Just as with a toddler, it seems that the second you step into the car or a restaurant, it is time to go to the bathroom when you are caring for a loved one with Alzheimer’s disease. While it has gotten a little easier with more locations offering “Family Restrooms” that are bigger and allow either or both sexes in the room at the same time plus they are more private, you will not encounter this luxury everywhere you go. It is essential to plan ahead and to be prepared.
Try to select places to visit that have quiet, well-lit bathrooms. Wandering down a dark hallway and into a darker restroom with blaring music can set life into a swirl of angst. It will only take one visit to such a restroom to have you commit yourself to not making the same mistake again.
Avoid locals with just one or two stalls. Often the trip to the restroom is an emergency and although many kind individuals will permit you to cut into line, others just don’t understand why it is impossible to wait. You know that with a victim of Alzheimer’s, many things no longer make sense, especially standing in a long, often odorous line.
When possible, select the handicap stall. It is wider so you will have more room for navigation and there is often a shelf for hanging your bag and for removing essentials like wipes and clean clothes if the restroom journey develops into wet or soiled pants. This is one reason to always carry a change of clothes and wipes along in your backpack. Backpacks are roomy so you can toss in the necessities and since they sling over the shoulder temporary handicap placard or over both shoulders, your hands are free. Those with Alzheimer’s disease often present trying situations and you need every tool available to assist you.
Easy, pull-down pants with elastic rather than snaps, zippers, and belts simplify the next step. Remember you and your loved one are out, in a strange place and even if you have visited here a hundred times before, it may all seem new to someone with dementia. As you turn her around to be able to sit down on the toilet, you have induced a semi-confrontational position. Face-to-face and up close can feel pushy and scary. Worse you now must tug down pants while often the victim senses invasion of privacy – and it is. You’ll tug down while she wrestles the pants up in a mini-tug-of-war. Once you get them down, try to push them close to the floor and out of reach of your loved one. This prevents some of the on-going reaching to snap the pants and yank them upward. There are more struggles on the horizon so you want to solve and/or eliminate as many as you can.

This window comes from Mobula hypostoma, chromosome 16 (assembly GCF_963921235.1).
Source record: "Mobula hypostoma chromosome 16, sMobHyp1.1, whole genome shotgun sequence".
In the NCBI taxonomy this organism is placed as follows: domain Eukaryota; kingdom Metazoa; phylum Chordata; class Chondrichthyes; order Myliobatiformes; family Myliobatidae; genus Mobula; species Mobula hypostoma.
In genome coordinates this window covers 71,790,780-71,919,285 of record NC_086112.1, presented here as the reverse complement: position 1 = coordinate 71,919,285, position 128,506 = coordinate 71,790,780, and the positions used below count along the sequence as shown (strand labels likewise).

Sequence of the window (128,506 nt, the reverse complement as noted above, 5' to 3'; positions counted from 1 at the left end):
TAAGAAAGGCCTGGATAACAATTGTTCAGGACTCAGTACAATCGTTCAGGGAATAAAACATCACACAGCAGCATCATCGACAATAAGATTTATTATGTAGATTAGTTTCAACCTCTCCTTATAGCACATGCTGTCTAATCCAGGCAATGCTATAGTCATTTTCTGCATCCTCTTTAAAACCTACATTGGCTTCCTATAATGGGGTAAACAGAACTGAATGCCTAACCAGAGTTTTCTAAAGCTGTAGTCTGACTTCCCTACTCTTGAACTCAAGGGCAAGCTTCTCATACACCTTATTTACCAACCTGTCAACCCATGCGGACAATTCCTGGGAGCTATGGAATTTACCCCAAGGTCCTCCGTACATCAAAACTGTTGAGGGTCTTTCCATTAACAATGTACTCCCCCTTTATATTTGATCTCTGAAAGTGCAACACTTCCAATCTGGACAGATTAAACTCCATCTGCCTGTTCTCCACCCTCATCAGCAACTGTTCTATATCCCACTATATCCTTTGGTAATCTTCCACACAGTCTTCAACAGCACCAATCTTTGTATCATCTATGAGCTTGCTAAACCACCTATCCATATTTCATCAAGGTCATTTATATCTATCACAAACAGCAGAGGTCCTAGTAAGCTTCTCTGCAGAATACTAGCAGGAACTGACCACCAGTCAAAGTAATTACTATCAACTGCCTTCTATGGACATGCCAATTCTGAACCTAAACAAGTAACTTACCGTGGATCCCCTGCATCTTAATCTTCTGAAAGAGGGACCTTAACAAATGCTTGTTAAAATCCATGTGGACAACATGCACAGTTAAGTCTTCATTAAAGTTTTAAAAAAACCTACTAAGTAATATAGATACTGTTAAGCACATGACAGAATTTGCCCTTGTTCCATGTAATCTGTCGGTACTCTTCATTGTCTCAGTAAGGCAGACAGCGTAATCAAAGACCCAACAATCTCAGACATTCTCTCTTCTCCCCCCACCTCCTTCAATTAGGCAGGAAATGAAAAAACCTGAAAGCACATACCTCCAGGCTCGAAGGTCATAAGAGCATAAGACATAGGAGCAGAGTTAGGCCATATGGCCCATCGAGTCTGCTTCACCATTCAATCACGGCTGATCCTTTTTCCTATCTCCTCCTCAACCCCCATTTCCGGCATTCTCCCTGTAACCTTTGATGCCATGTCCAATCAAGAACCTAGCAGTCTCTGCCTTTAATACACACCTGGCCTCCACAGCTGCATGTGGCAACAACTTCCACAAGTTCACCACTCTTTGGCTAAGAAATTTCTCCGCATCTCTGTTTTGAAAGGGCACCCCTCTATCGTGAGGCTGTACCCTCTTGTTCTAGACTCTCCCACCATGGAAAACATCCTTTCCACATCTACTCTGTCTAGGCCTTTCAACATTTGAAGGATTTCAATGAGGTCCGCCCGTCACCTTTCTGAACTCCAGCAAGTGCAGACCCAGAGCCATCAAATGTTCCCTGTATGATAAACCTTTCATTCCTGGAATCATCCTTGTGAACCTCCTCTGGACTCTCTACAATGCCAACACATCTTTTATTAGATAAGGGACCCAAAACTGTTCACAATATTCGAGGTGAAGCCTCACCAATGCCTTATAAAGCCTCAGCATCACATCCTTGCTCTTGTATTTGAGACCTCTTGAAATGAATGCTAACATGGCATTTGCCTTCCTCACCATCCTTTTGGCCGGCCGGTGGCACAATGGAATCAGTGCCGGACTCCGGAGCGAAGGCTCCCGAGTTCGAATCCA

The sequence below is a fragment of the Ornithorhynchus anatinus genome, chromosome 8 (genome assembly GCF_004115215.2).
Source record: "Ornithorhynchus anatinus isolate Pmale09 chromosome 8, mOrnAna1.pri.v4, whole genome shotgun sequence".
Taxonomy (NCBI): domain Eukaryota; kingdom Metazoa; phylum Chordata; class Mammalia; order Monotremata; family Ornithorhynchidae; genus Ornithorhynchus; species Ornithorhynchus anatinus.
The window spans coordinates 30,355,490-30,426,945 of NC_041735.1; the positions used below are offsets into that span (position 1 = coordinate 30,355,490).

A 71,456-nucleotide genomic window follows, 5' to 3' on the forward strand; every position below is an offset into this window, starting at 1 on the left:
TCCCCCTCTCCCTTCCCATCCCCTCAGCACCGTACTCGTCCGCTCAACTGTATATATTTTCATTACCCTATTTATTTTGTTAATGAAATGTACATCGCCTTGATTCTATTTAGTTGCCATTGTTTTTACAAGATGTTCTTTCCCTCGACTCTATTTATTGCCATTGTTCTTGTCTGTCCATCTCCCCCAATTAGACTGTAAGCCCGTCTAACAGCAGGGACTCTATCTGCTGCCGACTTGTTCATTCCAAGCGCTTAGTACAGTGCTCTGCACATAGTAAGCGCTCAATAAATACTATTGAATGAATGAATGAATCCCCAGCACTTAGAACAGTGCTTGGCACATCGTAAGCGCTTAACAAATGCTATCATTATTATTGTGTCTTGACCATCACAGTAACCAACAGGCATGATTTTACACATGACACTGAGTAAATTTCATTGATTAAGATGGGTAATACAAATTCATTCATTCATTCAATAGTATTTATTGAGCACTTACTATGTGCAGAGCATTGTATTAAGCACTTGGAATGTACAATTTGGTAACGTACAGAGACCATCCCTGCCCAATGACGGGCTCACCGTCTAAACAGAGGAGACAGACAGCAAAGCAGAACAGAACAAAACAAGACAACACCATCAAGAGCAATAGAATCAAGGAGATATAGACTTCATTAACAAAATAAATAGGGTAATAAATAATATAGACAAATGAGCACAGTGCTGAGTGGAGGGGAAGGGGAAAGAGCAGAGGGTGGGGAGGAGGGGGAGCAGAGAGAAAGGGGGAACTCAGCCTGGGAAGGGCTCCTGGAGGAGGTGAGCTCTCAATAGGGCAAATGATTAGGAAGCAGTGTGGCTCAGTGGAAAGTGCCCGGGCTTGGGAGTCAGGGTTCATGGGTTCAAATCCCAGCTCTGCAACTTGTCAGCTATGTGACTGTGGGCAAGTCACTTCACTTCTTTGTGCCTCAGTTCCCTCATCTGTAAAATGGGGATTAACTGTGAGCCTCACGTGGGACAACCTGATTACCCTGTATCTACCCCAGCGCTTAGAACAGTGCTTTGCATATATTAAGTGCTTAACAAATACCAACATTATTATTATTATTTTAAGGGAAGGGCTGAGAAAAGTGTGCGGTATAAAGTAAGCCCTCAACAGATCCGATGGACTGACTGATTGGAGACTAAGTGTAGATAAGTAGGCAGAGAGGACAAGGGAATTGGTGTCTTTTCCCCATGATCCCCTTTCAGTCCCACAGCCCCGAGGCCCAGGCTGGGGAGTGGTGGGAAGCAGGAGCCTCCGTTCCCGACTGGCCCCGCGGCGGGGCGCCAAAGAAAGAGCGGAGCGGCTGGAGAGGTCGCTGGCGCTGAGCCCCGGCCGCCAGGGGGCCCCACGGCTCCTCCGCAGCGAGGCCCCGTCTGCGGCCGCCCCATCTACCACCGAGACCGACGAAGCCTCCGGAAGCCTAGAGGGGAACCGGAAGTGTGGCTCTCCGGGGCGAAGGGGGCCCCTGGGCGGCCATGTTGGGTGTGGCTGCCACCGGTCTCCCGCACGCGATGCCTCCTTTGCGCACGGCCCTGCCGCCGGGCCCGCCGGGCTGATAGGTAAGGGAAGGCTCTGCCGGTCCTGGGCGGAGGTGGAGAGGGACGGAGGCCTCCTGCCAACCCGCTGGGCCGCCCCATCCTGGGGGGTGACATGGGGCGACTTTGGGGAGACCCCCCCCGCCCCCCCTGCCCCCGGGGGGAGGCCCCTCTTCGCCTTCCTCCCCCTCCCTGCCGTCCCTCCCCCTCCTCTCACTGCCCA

When you have won the pants pushing match, it is time to coax your loved one to lower herself onto the seat.
Remember: strange place, strange events; possibly strange noises and now, with your loved one may be nervous and touch distraught, you are forced to shove her down onto a cold, hard, unfamiliar toilet seat. Maybe you have a liner down but often this placement has been the last of your worries or it has slipped into the toilet or onto the floor. At this point those with Alzheimer’s tend to buckle their knees and the rigidity adds to the seating tussle. Plead, ask kindly, try nudging gently, and never lose patience. Anger never works for the best results. With enough time and ample persistence and fortitude, you will succeed. Nine times out of ten she will now wonder what is going on and say, “I don’t have to go.” She may or may not, but as with a child, murmur, “Please try.” Although I find adult diapers humiliating, you now understand why sometimes they become fundamental apparel.